Tony’s big con(versation)

As Tony Blair's inflatable conversation bounces round the country, there are two sets of voices which definitely won't be heard: asylum seekers and people leafleting working-class estates, football matches, workplaces and colleges to answer the arguments of the British National Party (BNP). Those likely to succumb to the appeal on the BNP are probably not present, either.

January 1, 2004
4 min read


Hilary WainwrightHilary Wainwright is a member of Red Pepper's editorial collective and a fellow of the Transnational Institute.

The bouncy conversation is aimed mainly at the disaffected Labour supporter. The BNP’s would-be constituency is being catered for, however; enter stage right home secretary David Blunkett. Indeed, the government’s asylum policies, and the xenophobic press, are increasing public susceptibility to the far right.

Polls show that more than 30 per cent of the electorate see asylum seekers as its number-one issue. It is an alarming statistic, which bears out novelist Hari Kunzru’s comment when he refused the Daily Mail-sponsored John Llewellyn Rhys literary prize that ‘one of the ugliest developments of British political life has been the emergence of the asylum seeker as the bogeyman’.

It is government policy that has created this situation. The Home Office has set off a grotesque vicious spiral in which it introduces ever more repressive legislation in a bid to satisfy an insatiable appetite to punish the scapegoat. At this year’s Labour Party conference the prime minister effectively blamed asylum seekers for the racism that pursues them; his solution to this racism is cutting asylum seeker numbers and limiting their recourse to legal protection.

Like a school head who rather than openly standing up to the bully subtly gives in to his pressure, Blair has helped to create a political culture in which asylum seekers are seen as a problem, as guilty until proven innocent, as a threat – not a promise of new possibilities. Even where numbers of asylum seekers are minuscule, the BNP has exploited this culture.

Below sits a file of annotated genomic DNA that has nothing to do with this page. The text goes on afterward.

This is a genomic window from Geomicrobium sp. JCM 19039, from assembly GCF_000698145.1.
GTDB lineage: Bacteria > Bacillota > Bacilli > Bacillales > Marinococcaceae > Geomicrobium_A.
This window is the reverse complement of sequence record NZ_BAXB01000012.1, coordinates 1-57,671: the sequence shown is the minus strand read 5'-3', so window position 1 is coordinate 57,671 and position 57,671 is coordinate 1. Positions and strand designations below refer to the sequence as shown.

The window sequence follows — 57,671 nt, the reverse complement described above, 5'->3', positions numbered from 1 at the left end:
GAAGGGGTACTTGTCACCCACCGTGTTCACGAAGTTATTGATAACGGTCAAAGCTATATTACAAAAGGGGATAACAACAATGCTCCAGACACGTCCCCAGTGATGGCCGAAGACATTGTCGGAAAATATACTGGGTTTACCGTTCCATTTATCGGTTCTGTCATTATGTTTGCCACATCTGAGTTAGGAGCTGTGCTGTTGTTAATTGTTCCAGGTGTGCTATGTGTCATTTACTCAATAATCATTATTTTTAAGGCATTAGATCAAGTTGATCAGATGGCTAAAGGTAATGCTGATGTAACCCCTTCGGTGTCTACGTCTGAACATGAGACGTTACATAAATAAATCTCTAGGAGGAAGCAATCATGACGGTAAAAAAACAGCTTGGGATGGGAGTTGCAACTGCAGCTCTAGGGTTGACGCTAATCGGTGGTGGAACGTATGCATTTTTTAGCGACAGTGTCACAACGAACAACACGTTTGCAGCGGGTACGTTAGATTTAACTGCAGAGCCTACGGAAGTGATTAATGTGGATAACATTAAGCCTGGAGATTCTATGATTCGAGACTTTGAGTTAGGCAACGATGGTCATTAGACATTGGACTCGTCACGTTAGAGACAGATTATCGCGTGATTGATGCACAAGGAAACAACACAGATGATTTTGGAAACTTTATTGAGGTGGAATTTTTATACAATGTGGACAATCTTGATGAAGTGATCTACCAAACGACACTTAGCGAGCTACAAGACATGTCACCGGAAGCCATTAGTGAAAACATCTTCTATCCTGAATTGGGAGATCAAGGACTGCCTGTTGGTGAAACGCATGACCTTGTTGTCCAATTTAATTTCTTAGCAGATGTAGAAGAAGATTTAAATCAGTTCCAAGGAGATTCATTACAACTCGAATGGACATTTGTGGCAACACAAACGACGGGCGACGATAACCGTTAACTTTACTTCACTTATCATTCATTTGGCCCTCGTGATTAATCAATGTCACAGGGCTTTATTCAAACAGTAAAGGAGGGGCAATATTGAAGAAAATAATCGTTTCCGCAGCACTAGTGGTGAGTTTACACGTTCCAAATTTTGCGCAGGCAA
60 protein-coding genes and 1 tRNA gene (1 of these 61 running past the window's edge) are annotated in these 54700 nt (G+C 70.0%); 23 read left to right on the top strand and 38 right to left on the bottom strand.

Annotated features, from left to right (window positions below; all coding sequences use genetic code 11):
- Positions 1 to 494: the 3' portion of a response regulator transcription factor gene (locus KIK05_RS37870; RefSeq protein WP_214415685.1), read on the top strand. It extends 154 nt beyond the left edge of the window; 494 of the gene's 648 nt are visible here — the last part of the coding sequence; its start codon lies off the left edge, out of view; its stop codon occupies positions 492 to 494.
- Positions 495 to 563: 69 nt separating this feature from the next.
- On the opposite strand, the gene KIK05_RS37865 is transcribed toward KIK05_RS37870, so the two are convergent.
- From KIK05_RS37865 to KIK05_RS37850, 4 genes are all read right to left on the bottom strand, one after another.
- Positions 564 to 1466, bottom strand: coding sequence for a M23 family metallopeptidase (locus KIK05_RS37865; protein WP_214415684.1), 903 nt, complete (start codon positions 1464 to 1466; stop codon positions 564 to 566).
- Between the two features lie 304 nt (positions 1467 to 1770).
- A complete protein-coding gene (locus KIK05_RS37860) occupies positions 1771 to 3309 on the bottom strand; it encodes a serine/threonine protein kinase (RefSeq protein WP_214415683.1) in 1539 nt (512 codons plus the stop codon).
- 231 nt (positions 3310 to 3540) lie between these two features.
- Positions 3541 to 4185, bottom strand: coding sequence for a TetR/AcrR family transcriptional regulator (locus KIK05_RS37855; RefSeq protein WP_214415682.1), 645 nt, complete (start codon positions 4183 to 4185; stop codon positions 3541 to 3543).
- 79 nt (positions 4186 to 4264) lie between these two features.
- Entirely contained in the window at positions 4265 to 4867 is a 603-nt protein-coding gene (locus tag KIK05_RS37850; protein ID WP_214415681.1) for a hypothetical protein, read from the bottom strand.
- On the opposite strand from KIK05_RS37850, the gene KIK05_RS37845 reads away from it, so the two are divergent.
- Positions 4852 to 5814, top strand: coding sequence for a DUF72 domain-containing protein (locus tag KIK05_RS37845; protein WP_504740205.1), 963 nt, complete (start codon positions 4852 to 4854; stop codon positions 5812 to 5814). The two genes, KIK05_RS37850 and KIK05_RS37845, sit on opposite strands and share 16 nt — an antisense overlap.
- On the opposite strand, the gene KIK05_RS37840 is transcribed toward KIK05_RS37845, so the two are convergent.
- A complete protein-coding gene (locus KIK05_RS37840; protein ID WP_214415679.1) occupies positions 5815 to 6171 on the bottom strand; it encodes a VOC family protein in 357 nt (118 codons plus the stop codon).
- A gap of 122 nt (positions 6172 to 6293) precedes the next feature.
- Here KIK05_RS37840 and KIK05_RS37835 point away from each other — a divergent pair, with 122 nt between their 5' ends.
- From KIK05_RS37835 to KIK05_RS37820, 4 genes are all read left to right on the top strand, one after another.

Most politicians are frightened to turn the tables and start welcoming asylum seekers, to insist they may work and have decent living conditions and the opportunity to integrate themselves into British society right from the moment they arrive in this country.

Their refusal to challenge the media’s attacks on asylum seekers meshes with and misdirects the alienation and insecurity that lies behind the support for the far right. The failure to debunk the asylum myths is related to a failure to address head-on real issues about council and public services, and to political representatives’ absenting themselves from local duties and simply advancing their careers in the town hall or Westminster.

The focus on the ‘asylum-seeker problem’ diverts attention from material issues of democracy and political equality and accountability. The popular demonisation of asylum seekers is a result of people’s sense of powerlessness; it is a desperate lashing out at something that can be blamed in the absence of any lever over the real causes of deprivation.

The very idea of the ‘big con’, as it is increasingly becoming known, is symptomatic of the extent to which decades of centralising government, erosion of Labour Party democracy and cutting of public services have destroyed whatever channels of communication used to connect government with the people. Even the regional organisers of the big con know that the notes being dutifully taken at its events will go nowhere beyond the Labour Party website.

Genuine democracy is about power working its way up through institutions in which people have a real say at every level, and in which many little conversations cumulatively build control over local decisions. It involves a sharing of power, direct democracy and a proportional electoral system – both locally and nationally. Debates and differences ought to translate into power, not evaporate in endless consultations.

Like balloons the morning after the party, the air in the inflatable conversation will slowly fizzle away, leaving something mis-shapen and forgotten. Elsewhere, people really are talking, in ways linked directly to organising. Trade unions are initiating educational sessions on the asylum issue in workplaces. Anti-racist activists are building local coalitions to show that there are positive alternatives that can be supported electorally and campaigned for in the community. Others are organising nationally, giving a high profile to the growing movement against racism.


Hilary WainwrightHilary Wainwright is a member of Red Pepper's editorial collective and a fellow of the Transnational Institute.


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